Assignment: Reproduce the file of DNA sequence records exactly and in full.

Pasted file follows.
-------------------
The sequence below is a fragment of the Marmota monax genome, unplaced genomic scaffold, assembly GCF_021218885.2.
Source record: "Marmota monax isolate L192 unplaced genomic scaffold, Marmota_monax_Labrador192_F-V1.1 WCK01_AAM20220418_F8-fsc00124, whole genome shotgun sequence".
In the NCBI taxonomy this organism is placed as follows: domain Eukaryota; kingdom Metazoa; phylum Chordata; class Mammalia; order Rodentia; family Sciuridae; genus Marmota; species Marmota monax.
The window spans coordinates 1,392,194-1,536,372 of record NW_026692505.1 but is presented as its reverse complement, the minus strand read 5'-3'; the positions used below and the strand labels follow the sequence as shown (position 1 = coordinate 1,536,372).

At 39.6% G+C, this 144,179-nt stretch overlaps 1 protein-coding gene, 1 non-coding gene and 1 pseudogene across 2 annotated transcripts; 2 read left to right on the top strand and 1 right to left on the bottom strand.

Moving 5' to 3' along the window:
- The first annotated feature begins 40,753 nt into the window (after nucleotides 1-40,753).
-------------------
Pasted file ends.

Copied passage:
The sequence below is a fragment of the Marmota monax genome, unplaced genomic scaffold, assembly GCF_021218885.2.
Source record: "Marmota monax isolate L192 unplaced genomic scaffold, Marmota_monax_Labrador192_F-V1.1 WCK01_AAM20220418_F8-fsc00124, whole genome shotgun sequence".
In the NCBI taxonomy this organism is placed as follows: domain Eukaryota; kingdom Metazoa; phylum Chordata; class Mammalia; order Rodentia; family Sciuridae; genus Marmota; species Marmota monax.
The window spans coordinates 1,392,194-1,536,372 of record NW_026692505.1 but is presented as its reverse complement, the minus strand read 5'-3'; the positions used below and the strand labels follow the sequence as shown (position 1 = coordinate 1,536,372).

At 39.6% G+C, this 144,179-nt stretch overlaps 1 protein-coding gene, 1 non-coding gene and 1 pseudogene across 2 annotated transcripts; 2 read left to right on the top strand and 1 right to left on the bottom strand.

Moving 5' to 3' along the window:
- The first annotated feature begins 40,753 nt into the window (after nucleotides 1-40,753).